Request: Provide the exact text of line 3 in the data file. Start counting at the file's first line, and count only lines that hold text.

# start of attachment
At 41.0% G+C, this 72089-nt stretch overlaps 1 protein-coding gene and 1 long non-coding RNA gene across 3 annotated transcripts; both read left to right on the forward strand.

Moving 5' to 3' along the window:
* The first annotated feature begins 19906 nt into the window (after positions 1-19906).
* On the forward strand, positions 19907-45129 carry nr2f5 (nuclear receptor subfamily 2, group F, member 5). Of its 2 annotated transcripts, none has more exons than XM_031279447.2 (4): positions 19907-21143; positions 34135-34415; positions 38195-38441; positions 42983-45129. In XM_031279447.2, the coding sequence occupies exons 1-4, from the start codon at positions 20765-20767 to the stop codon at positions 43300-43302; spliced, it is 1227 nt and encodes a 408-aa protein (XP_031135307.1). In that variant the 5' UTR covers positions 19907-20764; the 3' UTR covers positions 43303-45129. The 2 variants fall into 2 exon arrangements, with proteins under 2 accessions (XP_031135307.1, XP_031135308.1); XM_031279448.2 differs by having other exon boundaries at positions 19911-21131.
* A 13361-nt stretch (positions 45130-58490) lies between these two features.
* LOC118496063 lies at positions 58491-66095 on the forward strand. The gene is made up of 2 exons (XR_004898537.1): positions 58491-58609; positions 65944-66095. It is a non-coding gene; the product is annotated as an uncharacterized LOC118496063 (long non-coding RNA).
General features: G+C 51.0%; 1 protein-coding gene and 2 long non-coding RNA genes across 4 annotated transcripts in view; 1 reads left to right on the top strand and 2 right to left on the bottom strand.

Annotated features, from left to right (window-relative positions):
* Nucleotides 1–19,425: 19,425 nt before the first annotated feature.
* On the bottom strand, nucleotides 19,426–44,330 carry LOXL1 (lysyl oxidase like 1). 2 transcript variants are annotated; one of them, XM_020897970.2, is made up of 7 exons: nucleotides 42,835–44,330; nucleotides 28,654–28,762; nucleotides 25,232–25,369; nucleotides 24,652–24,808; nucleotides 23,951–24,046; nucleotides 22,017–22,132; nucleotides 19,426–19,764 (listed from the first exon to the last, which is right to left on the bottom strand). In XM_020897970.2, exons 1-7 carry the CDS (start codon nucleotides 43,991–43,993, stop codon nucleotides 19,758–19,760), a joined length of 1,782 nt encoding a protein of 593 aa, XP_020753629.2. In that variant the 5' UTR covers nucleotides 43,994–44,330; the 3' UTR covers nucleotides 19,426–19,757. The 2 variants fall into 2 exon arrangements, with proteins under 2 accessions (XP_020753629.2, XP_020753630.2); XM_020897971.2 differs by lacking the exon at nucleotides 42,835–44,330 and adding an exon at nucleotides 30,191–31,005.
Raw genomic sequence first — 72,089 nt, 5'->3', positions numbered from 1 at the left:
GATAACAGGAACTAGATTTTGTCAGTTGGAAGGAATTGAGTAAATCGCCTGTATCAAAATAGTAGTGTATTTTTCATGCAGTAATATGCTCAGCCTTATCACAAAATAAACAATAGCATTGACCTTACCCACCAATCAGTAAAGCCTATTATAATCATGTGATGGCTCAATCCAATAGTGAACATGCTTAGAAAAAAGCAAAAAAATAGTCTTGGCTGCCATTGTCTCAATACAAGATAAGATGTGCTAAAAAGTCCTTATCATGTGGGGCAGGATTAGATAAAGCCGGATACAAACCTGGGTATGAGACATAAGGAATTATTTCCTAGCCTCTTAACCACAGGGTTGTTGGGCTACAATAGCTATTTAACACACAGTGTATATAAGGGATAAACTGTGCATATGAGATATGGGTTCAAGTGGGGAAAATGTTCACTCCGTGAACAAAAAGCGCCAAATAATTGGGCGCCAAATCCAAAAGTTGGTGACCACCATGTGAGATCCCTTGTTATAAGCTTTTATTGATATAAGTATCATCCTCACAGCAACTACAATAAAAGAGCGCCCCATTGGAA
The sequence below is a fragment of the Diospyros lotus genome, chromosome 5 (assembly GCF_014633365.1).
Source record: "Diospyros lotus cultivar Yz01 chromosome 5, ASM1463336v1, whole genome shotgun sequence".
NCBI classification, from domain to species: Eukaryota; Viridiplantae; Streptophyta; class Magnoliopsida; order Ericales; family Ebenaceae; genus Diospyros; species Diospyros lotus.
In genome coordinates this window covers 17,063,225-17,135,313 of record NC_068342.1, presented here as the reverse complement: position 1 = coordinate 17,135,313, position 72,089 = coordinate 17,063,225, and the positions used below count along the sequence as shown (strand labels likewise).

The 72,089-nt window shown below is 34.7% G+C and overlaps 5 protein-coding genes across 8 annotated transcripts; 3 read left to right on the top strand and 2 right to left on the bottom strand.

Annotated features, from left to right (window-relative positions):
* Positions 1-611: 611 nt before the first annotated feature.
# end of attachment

* The first annotated feature begins 19906 nt into the window (after positions 1-19906).